• What lessons have you been able to take away from your wildland leadership experience over the last year?
  • What does good leadership mean to you?

Monday, October 24, 2011

Drifting Away

"Building the team" is a guiding principle of the Wildland Fire Leadership Development Program. So, how do you know when your team begins to drift apart? Jesse Lyn Stoner presents the following warning signs of team drift in "Diagnose and Cure Team Drift," a blog entry on the HBR Blog Network.

  • You leave meetings feeling like they've been a waste of time, or you decide to stop having team meetings because they're not productive.
  • You have to redo work or discover there's been duplication of efforts.
  • There is increasing interpersonal conflicts within the team.
  • Team members don't have access to the information they need to do the job right and end up having to redo work.
  • You are inundated with day-to-day demands. Everything is a priority.
  • Crisis management has become a way of life. As soon as one problem is solved, another appears.
  • Your team is not getting the recognition and respect it deserves from the rest of the organization.

What can you do to build the team? Here is some sound advice from Leading in the Wildland Fire Service.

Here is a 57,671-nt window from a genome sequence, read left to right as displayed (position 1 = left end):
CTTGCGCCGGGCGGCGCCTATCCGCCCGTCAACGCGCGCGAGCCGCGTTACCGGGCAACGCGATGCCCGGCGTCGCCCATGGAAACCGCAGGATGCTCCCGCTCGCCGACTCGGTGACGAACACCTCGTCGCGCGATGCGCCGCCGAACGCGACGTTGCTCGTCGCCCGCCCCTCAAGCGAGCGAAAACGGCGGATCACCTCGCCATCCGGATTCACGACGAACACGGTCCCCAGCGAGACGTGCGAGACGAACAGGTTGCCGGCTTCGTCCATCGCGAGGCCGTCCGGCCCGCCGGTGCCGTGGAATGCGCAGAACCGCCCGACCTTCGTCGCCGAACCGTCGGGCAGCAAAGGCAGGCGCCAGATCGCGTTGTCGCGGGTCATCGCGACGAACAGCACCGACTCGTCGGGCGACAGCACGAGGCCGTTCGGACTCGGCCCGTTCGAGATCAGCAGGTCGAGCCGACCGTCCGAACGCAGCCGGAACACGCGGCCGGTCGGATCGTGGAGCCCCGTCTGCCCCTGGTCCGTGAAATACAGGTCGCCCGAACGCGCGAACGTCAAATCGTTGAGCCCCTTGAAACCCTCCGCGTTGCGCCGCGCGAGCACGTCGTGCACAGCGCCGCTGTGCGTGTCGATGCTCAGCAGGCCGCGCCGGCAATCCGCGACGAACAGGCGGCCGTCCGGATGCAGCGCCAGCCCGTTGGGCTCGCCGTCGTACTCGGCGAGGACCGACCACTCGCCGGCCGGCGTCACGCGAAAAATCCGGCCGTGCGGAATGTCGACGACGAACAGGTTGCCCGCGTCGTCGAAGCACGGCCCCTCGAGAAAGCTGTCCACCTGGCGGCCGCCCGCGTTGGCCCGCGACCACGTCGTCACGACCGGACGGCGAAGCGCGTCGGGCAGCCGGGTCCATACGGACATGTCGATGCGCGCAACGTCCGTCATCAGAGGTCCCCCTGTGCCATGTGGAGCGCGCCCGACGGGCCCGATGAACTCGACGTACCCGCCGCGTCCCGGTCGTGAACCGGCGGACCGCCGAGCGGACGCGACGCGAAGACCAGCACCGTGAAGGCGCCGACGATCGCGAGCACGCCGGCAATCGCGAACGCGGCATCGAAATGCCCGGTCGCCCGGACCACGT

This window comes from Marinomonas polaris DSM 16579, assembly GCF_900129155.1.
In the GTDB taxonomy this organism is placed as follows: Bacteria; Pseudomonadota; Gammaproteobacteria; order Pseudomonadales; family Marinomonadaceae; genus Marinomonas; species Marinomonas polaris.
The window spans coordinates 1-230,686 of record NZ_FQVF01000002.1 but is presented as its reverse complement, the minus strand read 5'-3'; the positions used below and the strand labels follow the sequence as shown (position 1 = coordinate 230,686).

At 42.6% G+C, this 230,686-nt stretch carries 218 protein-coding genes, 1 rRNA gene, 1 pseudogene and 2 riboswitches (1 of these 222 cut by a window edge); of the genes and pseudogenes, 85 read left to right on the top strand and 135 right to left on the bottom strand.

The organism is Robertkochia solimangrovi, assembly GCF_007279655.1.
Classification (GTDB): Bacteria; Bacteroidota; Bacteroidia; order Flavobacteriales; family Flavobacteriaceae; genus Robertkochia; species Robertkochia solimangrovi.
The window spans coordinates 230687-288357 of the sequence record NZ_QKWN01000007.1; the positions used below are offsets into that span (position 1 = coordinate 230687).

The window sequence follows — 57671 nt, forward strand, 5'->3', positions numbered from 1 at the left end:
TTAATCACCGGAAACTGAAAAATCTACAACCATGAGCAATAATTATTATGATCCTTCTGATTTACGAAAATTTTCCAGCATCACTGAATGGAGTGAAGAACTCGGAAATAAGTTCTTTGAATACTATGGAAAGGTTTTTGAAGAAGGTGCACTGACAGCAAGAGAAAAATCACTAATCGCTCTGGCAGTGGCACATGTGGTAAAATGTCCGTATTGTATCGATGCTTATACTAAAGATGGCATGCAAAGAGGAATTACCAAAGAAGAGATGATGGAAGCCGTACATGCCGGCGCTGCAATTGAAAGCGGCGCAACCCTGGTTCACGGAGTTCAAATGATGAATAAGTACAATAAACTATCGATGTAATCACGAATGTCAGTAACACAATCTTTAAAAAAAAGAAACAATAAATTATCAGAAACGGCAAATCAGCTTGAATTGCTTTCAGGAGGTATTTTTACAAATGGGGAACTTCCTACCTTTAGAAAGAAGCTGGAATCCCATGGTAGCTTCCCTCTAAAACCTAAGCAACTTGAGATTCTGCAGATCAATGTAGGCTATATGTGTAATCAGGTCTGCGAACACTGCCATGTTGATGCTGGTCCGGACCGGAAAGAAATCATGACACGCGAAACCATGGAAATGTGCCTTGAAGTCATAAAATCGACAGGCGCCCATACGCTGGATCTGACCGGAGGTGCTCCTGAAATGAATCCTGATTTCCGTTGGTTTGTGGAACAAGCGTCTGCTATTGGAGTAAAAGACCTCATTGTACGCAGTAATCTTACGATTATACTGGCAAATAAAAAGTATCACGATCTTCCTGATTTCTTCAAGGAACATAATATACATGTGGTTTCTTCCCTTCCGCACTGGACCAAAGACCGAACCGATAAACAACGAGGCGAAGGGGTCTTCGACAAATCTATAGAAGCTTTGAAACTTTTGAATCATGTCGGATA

Fire leaders set the stage by creating an environment in which cohesive teams thrive: establishing a foundation of trust, enabling healthy conflict, requiring commitment, setting an expectation of accountability, and bringing focus to the team result.

Trust

Leaders start by building a foundation of trust in teams.

  • Communication is the key to building trust.
  • Communicate openly with teams and make sure to convey the essence of your values, mission, and vision.

Healthy Conflict

Leaders create teams that engage in healthy conflict.

  • Enable a dynamic exchange of ideas, the voicing of diverse viewpoints, and, ultimately, innovative solutions.
  • Focus on the what not the who.

Commitment

Leaders create teams committed to the mission.

  • Seek input and delegate appropriately
  • Involve team members from the start and actively solicit contributions
  • Make people responsible, give them enough authority to accomplish their assignment, and hold them accountable.

Peer Accountability

Leaders create teams in which team members hold each other accountable.

  • Set the example by demonstrating that team members can hold us accountable.
  • Encourage peers to give feedback on our own performance in meeting stated goals.

Team Results

Leaders create teams that focus on the team result.

  • Articulate a clear end state
  • Specify success criteria so that team members can turn intent into focused and decisive action.

Resilience

Leaders create an atmosphere that fosters resilience: teams taht can bounce back when problems or errors threaten cohesion and synergy.

  • Establish and expectation that people at all levels communicate effectivly by practicing the Five Communications Responsibilities.
  • Communicate clear leader's intent, making sure all team members understand the end state and the objectives needed to reach the end state.